The three women and five men were also charged with misdemeanor criminal trespass, police said. They are scheduled to appear in bond court later [Thursday].

Bails for the “arrestees” was set between $15,000 and $30,000.

Photo by Greenpeace USA.

Video by Greenpeace via Good.is.

Chicago aldermen are complicit with Midwest Generation and its parent company in polluting Chicago and harming its citizens for everyday they delay passing the Clean Power Ordinance.

Chicago is the First City when it comes to permeable paving

The New York Times wrote on Sunday about the Pilsen pollution fighting bike lanes I’m really gung-ho about. They didn’t provide any new information, failing to even mention their location. But they did publish an excellent 3D graphic showing how it works! (The article’s main focus is how Chicago is predicted to become hotter and wetter, “more like Baton Rouge”, and how city planners, geniuses all, are working on this problem.)

First, here’s a photo of what the bike and parking lanes look like now, both made with a topper created by Italcementi that removes nitrous oxides from the air:

Then take a look at this diagram showing the streetscape design on Blue Island between Wood and Ashland (still under construction).

Hat tip to The Car Whisperer – “Chicago may stop paving streets altogether in ten years”.

Evidence of “Olympic change” in Rio’s favelas

I have never read Al Jazeera’s English edition until yesterday. I think I saw a post to this article on Twitter; it’s about how construction for the Olympic games in Rio de Janeiro, Rio, Brasil, is already removing parts of the favelas, or hillside shantytowns. The article is quite relevant for me because I wrote last week about how rising ticket prices threaten the egalitarian nature of watching futebol at the Rio’s most famous stadium, the Maracanã. From Al Jazeera:

This week came a series of troubling tales of the bulldozing and cleansing of the favelas, all in the name of “making Brazil ready for the Games”. Hundreds of families from Favela de Metro find themselves living on rubble with nowhere to go after a pitiless housing demolition by Brazilian authorities. By bulldozing homes before families had the chance to find new housing or be “relocated”, the government is in flagrant violation of the most basic concepts of human rights.

As you might expect, residents and planners have different ideas on what it means to remove these homes:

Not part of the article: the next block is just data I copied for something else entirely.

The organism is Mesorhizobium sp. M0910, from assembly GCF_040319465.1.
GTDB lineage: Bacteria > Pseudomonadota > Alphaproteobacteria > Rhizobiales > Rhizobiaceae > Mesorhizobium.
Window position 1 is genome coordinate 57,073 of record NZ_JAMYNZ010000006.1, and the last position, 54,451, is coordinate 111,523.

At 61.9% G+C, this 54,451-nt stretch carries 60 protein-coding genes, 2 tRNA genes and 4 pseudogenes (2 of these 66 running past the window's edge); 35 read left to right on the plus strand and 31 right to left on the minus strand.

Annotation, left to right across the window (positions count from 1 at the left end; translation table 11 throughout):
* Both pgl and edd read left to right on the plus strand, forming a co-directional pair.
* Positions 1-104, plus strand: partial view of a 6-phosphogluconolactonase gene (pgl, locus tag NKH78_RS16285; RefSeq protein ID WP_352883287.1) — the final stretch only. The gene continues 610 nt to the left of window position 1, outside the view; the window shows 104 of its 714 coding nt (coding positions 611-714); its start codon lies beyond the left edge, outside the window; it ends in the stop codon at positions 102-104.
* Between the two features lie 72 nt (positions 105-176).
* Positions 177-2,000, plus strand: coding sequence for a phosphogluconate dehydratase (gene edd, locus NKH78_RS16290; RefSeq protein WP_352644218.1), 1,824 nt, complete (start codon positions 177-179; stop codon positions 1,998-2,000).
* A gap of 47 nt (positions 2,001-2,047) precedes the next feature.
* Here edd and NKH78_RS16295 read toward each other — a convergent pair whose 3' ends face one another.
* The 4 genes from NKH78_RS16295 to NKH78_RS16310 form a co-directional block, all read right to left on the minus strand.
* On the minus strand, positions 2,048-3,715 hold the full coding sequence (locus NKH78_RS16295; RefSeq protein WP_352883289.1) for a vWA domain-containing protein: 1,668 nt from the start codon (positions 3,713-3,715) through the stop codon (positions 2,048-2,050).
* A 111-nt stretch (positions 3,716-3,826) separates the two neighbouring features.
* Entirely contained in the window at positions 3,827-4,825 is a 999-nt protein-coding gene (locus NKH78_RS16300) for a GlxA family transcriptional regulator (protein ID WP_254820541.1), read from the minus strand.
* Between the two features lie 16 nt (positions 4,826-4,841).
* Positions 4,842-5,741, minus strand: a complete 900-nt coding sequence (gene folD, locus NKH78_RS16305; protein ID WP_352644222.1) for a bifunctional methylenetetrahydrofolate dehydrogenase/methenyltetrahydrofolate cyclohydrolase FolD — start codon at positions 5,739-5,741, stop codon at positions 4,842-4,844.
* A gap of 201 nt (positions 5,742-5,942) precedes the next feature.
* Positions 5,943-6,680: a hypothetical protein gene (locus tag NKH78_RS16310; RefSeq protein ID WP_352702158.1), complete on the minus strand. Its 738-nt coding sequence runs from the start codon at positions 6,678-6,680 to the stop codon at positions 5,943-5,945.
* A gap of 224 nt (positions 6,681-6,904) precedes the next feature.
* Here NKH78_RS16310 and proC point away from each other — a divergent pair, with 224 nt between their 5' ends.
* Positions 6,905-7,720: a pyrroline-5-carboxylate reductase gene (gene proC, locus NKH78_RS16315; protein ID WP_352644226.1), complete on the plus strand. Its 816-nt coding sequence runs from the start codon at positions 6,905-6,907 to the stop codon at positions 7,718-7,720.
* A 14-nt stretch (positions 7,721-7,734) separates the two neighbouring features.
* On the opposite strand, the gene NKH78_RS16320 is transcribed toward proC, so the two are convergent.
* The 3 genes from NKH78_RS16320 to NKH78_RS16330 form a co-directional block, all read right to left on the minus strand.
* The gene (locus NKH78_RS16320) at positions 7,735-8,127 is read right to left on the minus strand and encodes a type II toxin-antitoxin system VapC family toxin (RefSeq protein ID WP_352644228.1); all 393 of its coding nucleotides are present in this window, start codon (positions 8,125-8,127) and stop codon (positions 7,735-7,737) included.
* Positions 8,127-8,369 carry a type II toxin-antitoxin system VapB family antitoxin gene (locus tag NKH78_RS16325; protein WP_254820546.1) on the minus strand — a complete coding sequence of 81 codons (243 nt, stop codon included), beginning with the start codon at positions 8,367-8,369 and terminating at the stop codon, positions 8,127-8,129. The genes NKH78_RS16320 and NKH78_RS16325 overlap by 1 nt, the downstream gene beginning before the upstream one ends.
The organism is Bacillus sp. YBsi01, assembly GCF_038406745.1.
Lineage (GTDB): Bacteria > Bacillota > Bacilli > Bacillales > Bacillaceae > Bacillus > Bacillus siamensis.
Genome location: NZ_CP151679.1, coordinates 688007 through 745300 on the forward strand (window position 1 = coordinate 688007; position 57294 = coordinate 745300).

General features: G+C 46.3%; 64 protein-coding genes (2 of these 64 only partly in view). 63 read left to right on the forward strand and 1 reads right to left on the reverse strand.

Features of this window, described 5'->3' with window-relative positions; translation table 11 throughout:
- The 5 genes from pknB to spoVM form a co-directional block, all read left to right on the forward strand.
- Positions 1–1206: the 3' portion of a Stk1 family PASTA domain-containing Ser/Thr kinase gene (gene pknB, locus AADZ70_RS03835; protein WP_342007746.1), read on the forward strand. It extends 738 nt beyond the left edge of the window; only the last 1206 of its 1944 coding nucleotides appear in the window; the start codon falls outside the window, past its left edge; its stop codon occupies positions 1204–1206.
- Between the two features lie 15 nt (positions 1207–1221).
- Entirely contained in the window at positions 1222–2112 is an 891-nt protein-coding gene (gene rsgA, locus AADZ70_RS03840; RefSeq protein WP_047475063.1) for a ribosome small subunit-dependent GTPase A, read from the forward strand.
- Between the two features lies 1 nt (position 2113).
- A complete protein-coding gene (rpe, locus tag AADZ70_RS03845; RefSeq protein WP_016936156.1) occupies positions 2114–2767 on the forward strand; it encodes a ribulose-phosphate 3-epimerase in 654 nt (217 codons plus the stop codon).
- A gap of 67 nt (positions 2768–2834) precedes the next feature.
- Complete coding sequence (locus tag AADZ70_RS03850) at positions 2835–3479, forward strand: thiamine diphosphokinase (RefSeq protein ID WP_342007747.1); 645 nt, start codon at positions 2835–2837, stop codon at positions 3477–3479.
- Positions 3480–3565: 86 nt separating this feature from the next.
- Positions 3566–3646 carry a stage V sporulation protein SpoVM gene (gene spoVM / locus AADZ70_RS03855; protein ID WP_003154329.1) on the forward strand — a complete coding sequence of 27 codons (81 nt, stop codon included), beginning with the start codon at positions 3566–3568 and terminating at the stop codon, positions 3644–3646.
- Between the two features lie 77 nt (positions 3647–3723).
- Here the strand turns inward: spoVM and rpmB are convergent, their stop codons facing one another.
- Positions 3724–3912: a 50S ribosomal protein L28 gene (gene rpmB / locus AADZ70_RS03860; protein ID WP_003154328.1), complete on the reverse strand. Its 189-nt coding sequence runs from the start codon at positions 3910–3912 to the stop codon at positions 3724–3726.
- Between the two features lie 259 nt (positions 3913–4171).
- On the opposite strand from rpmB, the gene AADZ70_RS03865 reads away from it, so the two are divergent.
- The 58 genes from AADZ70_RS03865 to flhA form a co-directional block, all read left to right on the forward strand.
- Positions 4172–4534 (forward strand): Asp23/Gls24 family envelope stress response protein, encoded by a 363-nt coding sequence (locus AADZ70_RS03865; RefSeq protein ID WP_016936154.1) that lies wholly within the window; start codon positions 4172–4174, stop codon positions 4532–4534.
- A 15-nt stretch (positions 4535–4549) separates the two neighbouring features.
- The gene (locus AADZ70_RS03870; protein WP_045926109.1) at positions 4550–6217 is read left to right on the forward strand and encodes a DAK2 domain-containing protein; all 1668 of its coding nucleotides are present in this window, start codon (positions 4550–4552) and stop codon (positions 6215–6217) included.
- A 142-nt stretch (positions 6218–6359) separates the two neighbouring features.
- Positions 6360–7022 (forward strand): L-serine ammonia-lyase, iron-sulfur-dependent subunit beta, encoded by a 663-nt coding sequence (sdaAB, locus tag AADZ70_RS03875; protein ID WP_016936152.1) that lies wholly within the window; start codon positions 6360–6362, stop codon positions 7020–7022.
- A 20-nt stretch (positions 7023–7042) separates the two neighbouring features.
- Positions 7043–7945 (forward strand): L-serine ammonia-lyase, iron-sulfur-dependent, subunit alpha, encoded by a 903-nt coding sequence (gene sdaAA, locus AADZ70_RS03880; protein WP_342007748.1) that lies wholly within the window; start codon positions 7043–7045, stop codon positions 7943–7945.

[Eduardo] Freitas doesn’t need a masters from the University of Chicago to understand what is happening. “The World Cup is on its way and they want this area. I think it is inhumane,” he said.

The Rio housing authority says that this is all in the name of “development” and by refurbishing the area, they are offering the favela dwellers, “dignity”.

The same thing has happened all across the United States and is still happening in Chicago. The Chicago Housing Authority, very quickly in the past 10 years, has demolished all of its high-rises (some were converted to condominiums, like Raymond Hilliard Homes at 54 W Cermak, or transferred to different ownership) under the Plan for Transformation. This displaced thousands of residents; some were moved to newly-built multi-flat buildings in specially-designed, mixed-income neighborhoods. But there weren’t enough of these buildings to absorb all of the residents who had to move out of the high-rises. I’m still not clear on where they went.

A favela in Rio de Janeiro. Photo by Kevin Jones.

Chicago’s final public housing high-rise was demolished in April 2011.

There used to be homes here

This is a testament to the destructive power of urban highways, be they tunneled, trenched, or elevated.

While biking through Chicago’s west side on Monday along the Congress branch of the Chicago Transit Authority Blue Line, my friend Tony remarked subtly on the “neighborhood” that lines the Eisenhower expressway (you call them highways or freeways):

There used to be homes on the other side of the street.

Indeed, there were homes across from the homes, like a typical neighborhood in any city. Or something useful and interesting for the neighborhood across the street that wasn’t 12 lanes of fast-moving automobiles and a rapid transit line, with all the noise, pollution, and crashes that comes with it.

Let’s not ever let this happen again; no more highways through neighborhoods.

Construction update: Pilsen streetscape improvement

The most popular posts on Steven Can Plan are Chicago infrastructure construction updates.

In October 2009 I told you about the Cermak/Blue Island Streetscape project from the Chicago Department of Transportation. The article was called, “Pollution fighting bike lane coming to Pilsen.” I was kind of skeptical at first, but never mentioned this to anyone.

I’m happy to say it’s a reality and you can see the world’s first (I think) bike lane made of permeable pavers that have an ingredient that reduces the amount of nitrogen oxide in the nearby air. On Tuesday I was riding to Bridgeport via south Halsted Street and saw the construction on Cermak Street. I rode west to check it out. Then I saw work happening on Blue Island Avenue and had to check it out. These’re the results!

The construction situation at the northwest corner of Halsted and Cermak, where new sidewalks will be built.

Some vaulted sidewalks are being filled in.

The pollution fighting bike lane! Not complete: it needs signage and striping so you may see people parking in the future bike lane. The top inch of the permeable pavers has TX Aria from Italcementi.